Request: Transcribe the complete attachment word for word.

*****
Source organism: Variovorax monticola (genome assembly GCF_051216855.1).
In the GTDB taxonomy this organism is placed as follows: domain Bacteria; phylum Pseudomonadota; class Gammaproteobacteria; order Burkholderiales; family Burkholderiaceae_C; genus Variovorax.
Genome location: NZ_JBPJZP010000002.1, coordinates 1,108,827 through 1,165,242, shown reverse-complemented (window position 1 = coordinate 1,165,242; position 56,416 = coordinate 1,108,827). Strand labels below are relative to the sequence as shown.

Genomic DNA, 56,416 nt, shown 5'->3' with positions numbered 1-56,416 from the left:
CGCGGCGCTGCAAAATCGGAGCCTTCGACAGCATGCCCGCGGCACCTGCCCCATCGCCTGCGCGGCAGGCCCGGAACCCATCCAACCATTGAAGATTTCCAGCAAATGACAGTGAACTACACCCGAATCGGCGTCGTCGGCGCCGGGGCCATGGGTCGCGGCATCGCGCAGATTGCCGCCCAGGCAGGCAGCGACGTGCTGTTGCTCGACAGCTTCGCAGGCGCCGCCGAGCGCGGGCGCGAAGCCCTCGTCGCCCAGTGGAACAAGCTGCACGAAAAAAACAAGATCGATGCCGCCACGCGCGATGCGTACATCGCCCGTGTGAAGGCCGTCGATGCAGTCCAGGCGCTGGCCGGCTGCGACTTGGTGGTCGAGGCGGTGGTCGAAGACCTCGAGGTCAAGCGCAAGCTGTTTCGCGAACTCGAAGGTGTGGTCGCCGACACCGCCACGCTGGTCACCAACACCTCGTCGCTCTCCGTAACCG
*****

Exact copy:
Source organism: Variovorax monticola (genome assembly GCF_051216855.1).
In the GTDB taxonomy this organism is placed as follows: domain Bacteria; phylum Pseudomonadota; class Gammaproteobacteria; order Burkholderiales; family Burkholderiaceae_C; genus Variovorax.
Genome location: NZ_JBPJZP010000002.1, coordinates 1,108,827 through 1,165,242, shown reverse-complemented (window position 1 = coordinate 1,165,242; position 56,416 = coordinate 1,108,827). Strand labels below are relative to the sequence as shown.

Genomic DNA, 56,416 nt, shown 5'->3' with positions numbered 1-56,416 from the left:
CGCGGCGCTGCAAAATCGGAGCCTTCGACAGCATGCCCGCGGCACCTGCCCCATCGCCTGCGCGGCAGGCCCGGAACCCATCCAACCATTGAAGATTTCCAGCAAATGACAGTGAACTACACCCGAATCGGCGTCGTCGGCGCCGGGGCCATGGGTCGCGGCATCGCGCAGATTGCCGCCCAGGCAGGCAGCGACGTGCTGTTGCTCGACAGCTTCGCAGGCGCCGCCGAGCGCGGGCGCGAAGCCCTCGTCGCCCAGTGGAACAAGCTGCACGAAAAAAACAAGATCGATGCCGCCACGCGCGATGCGTACATCGCCCGTGTGAAGGCCGTCGATGCAGTCCAGGCGCTGGCCGGCTGCGACTTGGTGGTCGAGGCGGTGGTCGAAGACCTCGAGGTCAAGCGCAAGCTGTTTCGCGAACTCGAAGGTGTGGTCGCCGACACCGCCACGCTGGTCACCAACACCTCGTCGCTCTCCGTAACCG